Friday, February 6, 2015

Fea: "Was the United States Born as a Result of a Religious Revival?"

Check it out here. A taste:
[Jerry] Newcombe and Mark Beliles of the Providence Foundation have a new book out.  It is called Doubting Thomas: The Religious Life and Legacy of Thomas Jefferson.  I have not read this book, but if the Amazon description is any indication it sounds like something similar to David Barton's discredited The Jefferson Lies.  Perhaps Warren Throckmorton and Michael Coulter should look into this.


Tom Van Dyke said...

So far, so good.

"In this honest and thorough examination of Thomas Jefferson''s public and private life, authors Beliles and Newcombe make a strong and persuasive case that in his critical younger years---when he drafted the Declaration of Independence and the Virginia bill for religious freedom---Jefferson was a practicing orthodox Christian. Painstakingly researched and written, the authors refute those scholars who would superimpose Jefferson''s later doubts about core Christian doctrines in support of their views that religion must be separated from politics. --- Herb Titus, Founding Dean, College of Law and Government, Regent University (1986-1993)

What Barton hit on--but ultimately failed on--was that the early Jefferson may have had doubts about the Trinity but was nowhere near the dogmatic anti-Trinitarian he would become in later life.

As for whether these authors overstate the Jefferson's orthodoxy when he was a younger man drafting the D of I and the Virginia statute can only be resolved with a thorough fisking.

But the thesis, where the rubber meets the road, should not take a back seat to arguments about historical factoids about Jefferson's private beliefs, which he notoriously kept hidden from the American public. As Titus concludes,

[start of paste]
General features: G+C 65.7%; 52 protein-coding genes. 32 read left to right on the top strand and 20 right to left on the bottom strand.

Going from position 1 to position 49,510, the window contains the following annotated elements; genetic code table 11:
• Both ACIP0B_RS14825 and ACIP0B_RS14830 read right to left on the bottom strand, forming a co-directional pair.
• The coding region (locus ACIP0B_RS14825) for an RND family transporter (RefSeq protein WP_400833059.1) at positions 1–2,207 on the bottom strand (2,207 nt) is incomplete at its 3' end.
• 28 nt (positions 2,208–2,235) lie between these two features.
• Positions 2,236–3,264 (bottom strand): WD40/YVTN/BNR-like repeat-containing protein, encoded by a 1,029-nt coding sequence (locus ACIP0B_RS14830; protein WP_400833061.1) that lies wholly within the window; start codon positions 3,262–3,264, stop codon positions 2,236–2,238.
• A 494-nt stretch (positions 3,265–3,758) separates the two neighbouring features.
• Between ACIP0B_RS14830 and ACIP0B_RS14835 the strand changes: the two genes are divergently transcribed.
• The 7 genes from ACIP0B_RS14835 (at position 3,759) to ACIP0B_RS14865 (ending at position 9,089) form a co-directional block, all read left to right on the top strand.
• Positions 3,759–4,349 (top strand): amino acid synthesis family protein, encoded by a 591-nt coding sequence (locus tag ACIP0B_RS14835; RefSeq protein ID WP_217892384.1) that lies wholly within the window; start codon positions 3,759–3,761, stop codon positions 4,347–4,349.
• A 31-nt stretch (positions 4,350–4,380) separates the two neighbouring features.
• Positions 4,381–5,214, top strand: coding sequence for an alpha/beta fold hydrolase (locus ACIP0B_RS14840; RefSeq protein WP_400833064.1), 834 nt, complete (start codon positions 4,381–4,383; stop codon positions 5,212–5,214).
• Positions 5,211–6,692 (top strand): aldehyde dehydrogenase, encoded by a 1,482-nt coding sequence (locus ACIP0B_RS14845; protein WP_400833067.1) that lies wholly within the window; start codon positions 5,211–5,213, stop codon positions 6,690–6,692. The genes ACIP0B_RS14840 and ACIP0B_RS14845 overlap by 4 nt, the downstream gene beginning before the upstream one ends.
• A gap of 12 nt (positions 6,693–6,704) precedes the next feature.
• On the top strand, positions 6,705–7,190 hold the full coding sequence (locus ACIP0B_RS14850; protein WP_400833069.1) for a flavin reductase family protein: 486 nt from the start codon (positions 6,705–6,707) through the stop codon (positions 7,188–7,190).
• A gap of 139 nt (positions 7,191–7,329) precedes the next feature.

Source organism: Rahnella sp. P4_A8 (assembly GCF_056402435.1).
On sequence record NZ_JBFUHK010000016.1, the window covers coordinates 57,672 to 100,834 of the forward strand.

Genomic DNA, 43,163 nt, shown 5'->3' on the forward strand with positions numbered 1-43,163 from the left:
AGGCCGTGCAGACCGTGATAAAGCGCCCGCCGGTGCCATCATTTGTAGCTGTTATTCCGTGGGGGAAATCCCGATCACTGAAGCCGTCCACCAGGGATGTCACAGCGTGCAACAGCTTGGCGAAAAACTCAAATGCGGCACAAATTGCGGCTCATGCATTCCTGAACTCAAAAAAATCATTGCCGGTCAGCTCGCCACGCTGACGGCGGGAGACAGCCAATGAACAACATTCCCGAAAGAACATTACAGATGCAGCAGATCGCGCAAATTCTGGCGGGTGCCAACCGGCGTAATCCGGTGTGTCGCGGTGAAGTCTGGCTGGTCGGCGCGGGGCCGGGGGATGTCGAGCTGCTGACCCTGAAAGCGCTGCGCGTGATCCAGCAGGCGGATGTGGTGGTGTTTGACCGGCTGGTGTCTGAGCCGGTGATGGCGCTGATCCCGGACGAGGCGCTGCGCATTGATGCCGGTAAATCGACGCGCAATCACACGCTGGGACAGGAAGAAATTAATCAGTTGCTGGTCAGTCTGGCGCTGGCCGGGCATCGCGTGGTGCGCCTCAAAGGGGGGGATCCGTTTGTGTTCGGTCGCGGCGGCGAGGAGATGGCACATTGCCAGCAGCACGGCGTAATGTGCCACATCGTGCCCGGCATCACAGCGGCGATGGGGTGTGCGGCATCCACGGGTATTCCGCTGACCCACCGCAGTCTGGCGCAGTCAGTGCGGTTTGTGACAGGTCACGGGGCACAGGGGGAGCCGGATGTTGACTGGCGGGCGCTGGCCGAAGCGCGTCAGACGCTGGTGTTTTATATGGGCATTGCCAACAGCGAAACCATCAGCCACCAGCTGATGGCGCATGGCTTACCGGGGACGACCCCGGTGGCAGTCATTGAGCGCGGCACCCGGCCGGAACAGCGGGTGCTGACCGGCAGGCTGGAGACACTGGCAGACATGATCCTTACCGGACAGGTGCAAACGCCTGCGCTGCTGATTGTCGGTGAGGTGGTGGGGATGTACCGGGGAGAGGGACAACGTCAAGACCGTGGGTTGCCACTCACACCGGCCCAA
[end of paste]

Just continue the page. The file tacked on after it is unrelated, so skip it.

"To the contrary, as Beliles and Newscombe ably contend, Jefferson''s contribution to the Declaration and the Virginia statute for religious freedom evidences the work of a Christian statesman whatever his personal belief may have been about the redemptive work of Christ at the cross. Anyone who wants to know Jefferson''s real contribution to religious liberty ought to read this book."

Jonathan Rowe said...

Herb's a nice guy. I haven't thought about him in a while. I have had some interesting experiences with him.

He was royally screwed by Pat Robertson.

Jonathan Rowe said...

The problem is Jefferson didn't provably become the theological creature we are familiar with until around 1800 (yes there is evidence that by the time he was President he was that creature; it occurred before 1813).

It's the "pre-Priestley" Jefferson v. the "post-Priestley" Jefferson.

Barton, Newcombe et al. are trying to shove the pre-Priestley Jefferson into orthodox Christianity.

However, given what we know, we could just as easily shove that Jefferson into something that is more strictly deistic as opposed to something that is more orthodox Christian.

Tom Van Dyke said...

FRT, I don't see any evidence for an orthodox Jefferson at any point in his life. But he got more dogmatic in his anti-dogmatism as he went on.

JMS said...

Here is what I took as the main historical point Professor Fea was making, and with which I agree wholeheartedly:

"Was America "born as the result of...the First Great Awakening?" The relationship between the religious revival known as the Great Awakening and the American Revolution is a complicated and contested one. I have gone on record saying that there is very little connection between the Great Awakening and the American Revolution. But even those historians who do claim that the Great Awakening had some connection to the birth of the United States would never claim that America "was born as the result" of this revival.

Newcombe makes a fair case about the Great Awakening's impact on American culture during the years in which the revival fires flamed, but the claim he makes about the relationship between the Awakening and the Revolution is not supported by any evidence apart from the fact that the founding fathers wanted people to be "virtuous."